Arts & Culture

Film fest brings taste of France to Cable Car

By
Senior Staff Writer
Friday, February 22, 2013

It is 6 a.m., and a young woman is just rising from bed. Her name is Sidonie Laborde, and she is the queen’s reader in 18th-century Versailles.

And so begins “Les adieux a la reine” — “Farewell, My Queen” in English. The film, directed by Benoit Jacquot, tracks the life of Marie Antoinette in the three days following the fall of the Bastille and was screened at last night’s opening of the Providence French Film Festival.

The film closes in on Marie Antoinette as an individual, rather than a historical player in the French Revolution.

Diane Kruger’s Marie Antoinette is a flighty and whimsical queen, given to lapses in memory and violent emotions. The suggestion of a romantic relationship between Marie Antoinette and one of her closest friends, the duchess Gabrielle de Polignac, is a subtext that runs throughout the film.

During her reign, those who disliked the queen spread gossip about her possible homosexuality, though there is no historical proof of her sexual orientation. “It belongs now to her legend,” said Pierre Saint-Amand, professor of French studies and comparative literature.

The film successfully navigates this uncertainty. It contains implications throughout that de Polignac has been unfaithful to her husband and that the queen has showered favors upon the duchess’ family. It is not until the film’s end  that the relationship becomes more explicit, though it is never consummated on screen.

The film is seen through the eyes of Sidonie, one of the queen’s ladies. The girl is a fictive character, which gives the director liberty to explore the queen’s nature in a more intimate way than historical records would, Saint-Amand said.

“It’s all captured at the level of fantasy,” he said.

Sidonie has a profound, but unfulfilled, affection for her queen, which manifests as a constant parallel between her character and that of de Polignac. At times, this equivalence seems heavy-handed — the duchess is described as a “country bumpkin,” while Sidonie trips over her skirts and seems ill at ease at Petit Trianon, the queen’s estate at Versailles. In the end, the parallel becomes transformative as Sidonie takes the place of de Polignac to allow the latter to escape the mobs of the French Revolution.

 

Un Evenement Populaire

“Les adieux a la reine” was the first screening offered by this year’s Providence French Film Festival, an annual event that began 17 years ago. The festival aims to expose students and community members to European cinema, which often cannot be found elsewhere, said Shoggy Waryn, senior lecturer of French studies and the festival’s artistic director.

Of the films that will screen at the festival this year, 50 percent are premiers or near-premiers in the United States, Waryn said. Though over 300 French language films are produced each year, only five to 10 of them reached American audiences, he added.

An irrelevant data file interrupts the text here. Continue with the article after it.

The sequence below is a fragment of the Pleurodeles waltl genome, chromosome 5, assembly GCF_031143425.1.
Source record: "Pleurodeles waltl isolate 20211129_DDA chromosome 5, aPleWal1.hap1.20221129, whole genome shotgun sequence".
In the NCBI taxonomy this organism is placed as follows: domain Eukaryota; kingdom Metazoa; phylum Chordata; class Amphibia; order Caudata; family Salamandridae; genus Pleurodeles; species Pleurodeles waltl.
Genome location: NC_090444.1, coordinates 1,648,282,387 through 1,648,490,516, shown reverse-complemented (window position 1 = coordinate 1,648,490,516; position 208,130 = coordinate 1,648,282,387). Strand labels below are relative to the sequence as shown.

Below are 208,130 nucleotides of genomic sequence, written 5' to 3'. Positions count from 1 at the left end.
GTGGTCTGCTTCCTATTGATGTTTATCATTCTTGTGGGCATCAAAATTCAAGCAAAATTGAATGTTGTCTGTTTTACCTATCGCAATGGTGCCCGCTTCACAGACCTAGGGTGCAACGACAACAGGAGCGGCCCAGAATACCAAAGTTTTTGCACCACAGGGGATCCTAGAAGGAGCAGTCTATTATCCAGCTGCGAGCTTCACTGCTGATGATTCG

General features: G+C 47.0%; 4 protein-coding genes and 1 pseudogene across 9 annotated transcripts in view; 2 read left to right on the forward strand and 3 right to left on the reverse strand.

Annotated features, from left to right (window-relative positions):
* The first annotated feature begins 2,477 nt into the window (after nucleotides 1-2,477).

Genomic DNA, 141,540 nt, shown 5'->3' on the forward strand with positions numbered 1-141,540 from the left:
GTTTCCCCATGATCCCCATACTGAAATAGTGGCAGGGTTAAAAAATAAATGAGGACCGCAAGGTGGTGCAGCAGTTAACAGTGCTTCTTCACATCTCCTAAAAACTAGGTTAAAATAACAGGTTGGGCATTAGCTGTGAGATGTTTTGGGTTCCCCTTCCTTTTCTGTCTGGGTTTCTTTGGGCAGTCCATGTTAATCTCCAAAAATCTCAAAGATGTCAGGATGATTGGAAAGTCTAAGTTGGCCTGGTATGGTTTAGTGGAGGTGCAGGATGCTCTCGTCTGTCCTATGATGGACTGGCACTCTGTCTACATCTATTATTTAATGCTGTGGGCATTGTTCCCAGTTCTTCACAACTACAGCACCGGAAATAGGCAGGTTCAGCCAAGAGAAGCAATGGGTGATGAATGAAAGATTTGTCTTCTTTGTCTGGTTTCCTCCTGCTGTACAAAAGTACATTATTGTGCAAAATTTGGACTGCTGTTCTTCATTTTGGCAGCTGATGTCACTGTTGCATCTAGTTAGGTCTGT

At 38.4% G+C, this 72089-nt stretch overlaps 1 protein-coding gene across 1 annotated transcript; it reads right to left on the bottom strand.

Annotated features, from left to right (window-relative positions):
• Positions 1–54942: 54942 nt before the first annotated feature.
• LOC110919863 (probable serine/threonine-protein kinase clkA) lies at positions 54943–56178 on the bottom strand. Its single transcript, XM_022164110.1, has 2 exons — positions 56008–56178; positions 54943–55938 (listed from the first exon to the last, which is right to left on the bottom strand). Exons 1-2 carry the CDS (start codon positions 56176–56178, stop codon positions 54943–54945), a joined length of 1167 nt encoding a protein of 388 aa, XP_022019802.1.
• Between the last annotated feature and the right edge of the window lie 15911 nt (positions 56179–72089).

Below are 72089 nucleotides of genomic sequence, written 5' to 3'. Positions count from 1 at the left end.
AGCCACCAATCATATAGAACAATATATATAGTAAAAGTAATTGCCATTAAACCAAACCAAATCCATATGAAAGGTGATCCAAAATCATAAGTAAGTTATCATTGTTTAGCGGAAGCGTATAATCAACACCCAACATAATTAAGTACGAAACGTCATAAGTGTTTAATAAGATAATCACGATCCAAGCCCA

The event shows works in the French language from across the world — among the selections are films from Canada, Belgium, Switzerland, francophone Africa and France itself, Waryn said.

Among audience favorites are directors Christophe Honore, Michel Ocelot and Alain Resnais, whose films have made multiple appearances at the festival, said Richard Manning, film archivist for the Department of Modern Culture and Media.

Though the festival was originally targeted at students to be used as class material, its audience has grown to encompass a viewership across the city and state.

“We developed a sort of cult following in the Rhode Island and Providence population,” Waryn said.

Some festival attendees will stay for three to four films in a row on the weekends, said Stephen Crocker ’05.5, who has volunteered for the festival since 2004.

With Cable Car Cinema as its venue, the festival encourages students to venture off College Hill and become part of the wider community, Kamil said. It also permits the festival to reach a larger audience.

The festival brings some levity to Providence during the long winter months, which are “usually kind of a gloomy time,” Crocker said.

This year’s festival includes many light-hearted treatments of serious material, Waryn said. French cinema has a tendency toward darkness, but many of the films currently on show have a happier tone than in past years.

“Even serious topics are dealt with with some amount of humor,” he added.

 

Bienvenue a Providence

The festival began as a collaboration between the French studies and MCM departments, Manning said.

During its first two years, the festival only showed two to four films per weekend during April and May. But it tended to lose attendance toward the end of the semester as students became occupied with school obligations, so the switch to a more continuous format followed, Manning said. The festival now runs for approximately two weeks with multiple screenings each day.

The screenings have evolved from analog to digital over the festival’s history Though many movies are still shot and screened on 35mm film, the Providence French Film Festival now screens much of the material on DVD or Blu-ray, Manning said.

“I think there’s something special about seeing a film on film,” Crocker said. But he added that the simple “collective experience” of seeing a film in a theatrical setting is exceptional in itself.

In the past, the festival has brought in directors, writers and other industry professionals, though there will be no guests this year, Waryn said.

“It’s interesting, but it’s not necessary,” he said. “Bringing films is the core of the festival.”